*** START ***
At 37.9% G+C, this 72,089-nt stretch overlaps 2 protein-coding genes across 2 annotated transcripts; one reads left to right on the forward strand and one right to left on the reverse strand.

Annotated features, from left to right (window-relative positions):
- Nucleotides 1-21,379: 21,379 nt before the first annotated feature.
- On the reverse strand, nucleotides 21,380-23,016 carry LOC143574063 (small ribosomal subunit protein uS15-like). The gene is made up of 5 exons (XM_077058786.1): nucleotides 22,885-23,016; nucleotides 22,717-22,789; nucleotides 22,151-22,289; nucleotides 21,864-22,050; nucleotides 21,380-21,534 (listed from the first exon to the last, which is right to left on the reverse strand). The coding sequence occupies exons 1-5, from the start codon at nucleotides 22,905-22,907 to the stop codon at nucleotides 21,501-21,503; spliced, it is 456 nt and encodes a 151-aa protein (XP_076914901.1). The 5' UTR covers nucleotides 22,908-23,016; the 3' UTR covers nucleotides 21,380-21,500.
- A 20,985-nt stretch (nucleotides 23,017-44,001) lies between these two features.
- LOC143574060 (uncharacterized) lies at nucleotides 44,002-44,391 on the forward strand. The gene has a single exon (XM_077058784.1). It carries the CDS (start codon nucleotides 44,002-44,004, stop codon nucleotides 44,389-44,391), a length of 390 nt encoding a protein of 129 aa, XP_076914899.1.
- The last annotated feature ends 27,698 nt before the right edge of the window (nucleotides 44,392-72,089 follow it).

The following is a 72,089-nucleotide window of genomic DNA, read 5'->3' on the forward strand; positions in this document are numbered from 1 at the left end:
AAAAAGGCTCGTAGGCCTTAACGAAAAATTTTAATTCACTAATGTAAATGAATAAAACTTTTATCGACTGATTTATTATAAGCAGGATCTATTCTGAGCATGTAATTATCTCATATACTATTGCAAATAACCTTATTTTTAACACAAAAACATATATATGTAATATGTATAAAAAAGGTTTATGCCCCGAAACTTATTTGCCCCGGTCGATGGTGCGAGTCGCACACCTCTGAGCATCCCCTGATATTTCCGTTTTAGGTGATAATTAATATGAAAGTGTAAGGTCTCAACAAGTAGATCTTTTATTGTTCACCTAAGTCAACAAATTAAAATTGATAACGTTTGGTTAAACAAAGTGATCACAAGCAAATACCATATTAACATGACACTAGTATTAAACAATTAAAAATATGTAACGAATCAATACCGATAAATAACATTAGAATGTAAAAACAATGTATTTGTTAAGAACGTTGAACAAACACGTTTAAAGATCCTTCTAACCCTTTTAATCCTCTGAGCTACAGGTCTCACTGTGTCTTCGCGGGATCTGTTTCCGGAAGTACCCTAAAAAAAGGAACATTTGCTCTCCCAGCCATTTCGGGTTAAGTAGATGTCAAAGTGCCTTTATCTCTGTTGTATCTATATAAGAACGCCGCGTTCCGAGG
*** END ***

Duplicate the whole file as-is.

At 37.9% G+C, this 72,089-nt stretch overlaps 2 protein-coding genes across 2 annotated transcripts; one reads left to right on the forward strand and one right to left on the reverse strand.

Annotated features, from left to right (window-relative positions):
- Nucleotides 1-21,379: 21,379 nt before the first annotated feature.
- On the reverse strand, nucleotides 21,380-23,016 carry LOC143574063 (small ribosomal subunit protein uS15-like). The gene is made up of 5 exons (XM_077058786.1): nucleotides 22,885-23,016; nucleotides 22,717-22,789; nucleotides 22,151-22,289; nucleotides 21,864-22,050; nucleotides 21,380-21,534 (listed from the first exon to the last, which is right to left on the reverse strand). The coding sequence occupies exons 1-5, from the start codon at nucleotides 22,905-22,907 to the stop codon at nucleotides 21,501-21,503; spliced, it is 456 nt and encodes a 151-aa protein (XP_076914901.1). The 5' UTR covers nucleotides 22,908-23,016; the 3' UTR covers nucleotides 21,380-21,500.
- A 20,985-nt stretch (nucleotides 23,017-44,001) lies between these two features.
- LOC143574060 (uncharacterized) lies at nucleotides 44,002-44,391 on the forward strand. The gene has a single exon (XM_077058784.1). It carries the CDS (start codon nucleotides 44,002-44,004, stop codon nucleotides 44,389-44,391), a length of 390 nt encoding a protein of 129 aa, XP_076914899.1.
- The last annotated feature ends 27,698 nt before the right edge of the window (nucleotides 44,392-72,089 follow it).

The following is a 72,089-nucleotide window of genomic DNA, read 5'->3' on the forward strand; positions in this document are numbered from 1 at the left end:
AAAAAGGCTCGTAGGCCTTAACGAAAAATTTTAATTCACTAATGTAAATGAATAAAACTTTTATCGACTGATTTATTATAAGCAGGATCTATTCTGAGCATGTAATTATCTCATATACTATTGCAAATAACCTTATTTTTAACACAAAAACATATATATGTAATATGTATAAAAAAGGTTTATGCCCCGAAACTTATTTGCCCCGGTCGATGGTGCGAGTCGCACACCTCTGAGCATCCCCTGATATTTCCGTTTTAGGTGATAATTAATATGAAAGTGTAAGGTCTCAACAAGTAGATCTTTTATTGTTCACCTAAGTCAACAAATTAAAATTGATAACGTTTGGTTAAACAAAGTGATCACAAGCAAATACCATATTAACATGACACTAGTATTAAACAATTAAAAATATGTAACGAATCAATACCGATAAATAACATTAGAATGTAAAAACAATGTATTTGTTAAGAACGTTGAACAAACACGTTTAAAGATCCTTCTAACCCTTTTAATCCTCTGAGCTACAGGTCTCACTGTGTCTTCGCGGGATCTGTTTCCGGAAGTACCCTAAAAAAAGGAACATTTGCTCTCCCAGCCATTTCGGGTTAAGTAGATGTCAAAGTGCCTTTATCTCTGTTGTATCTATATAAGAACGCCGCGTTCCGAGG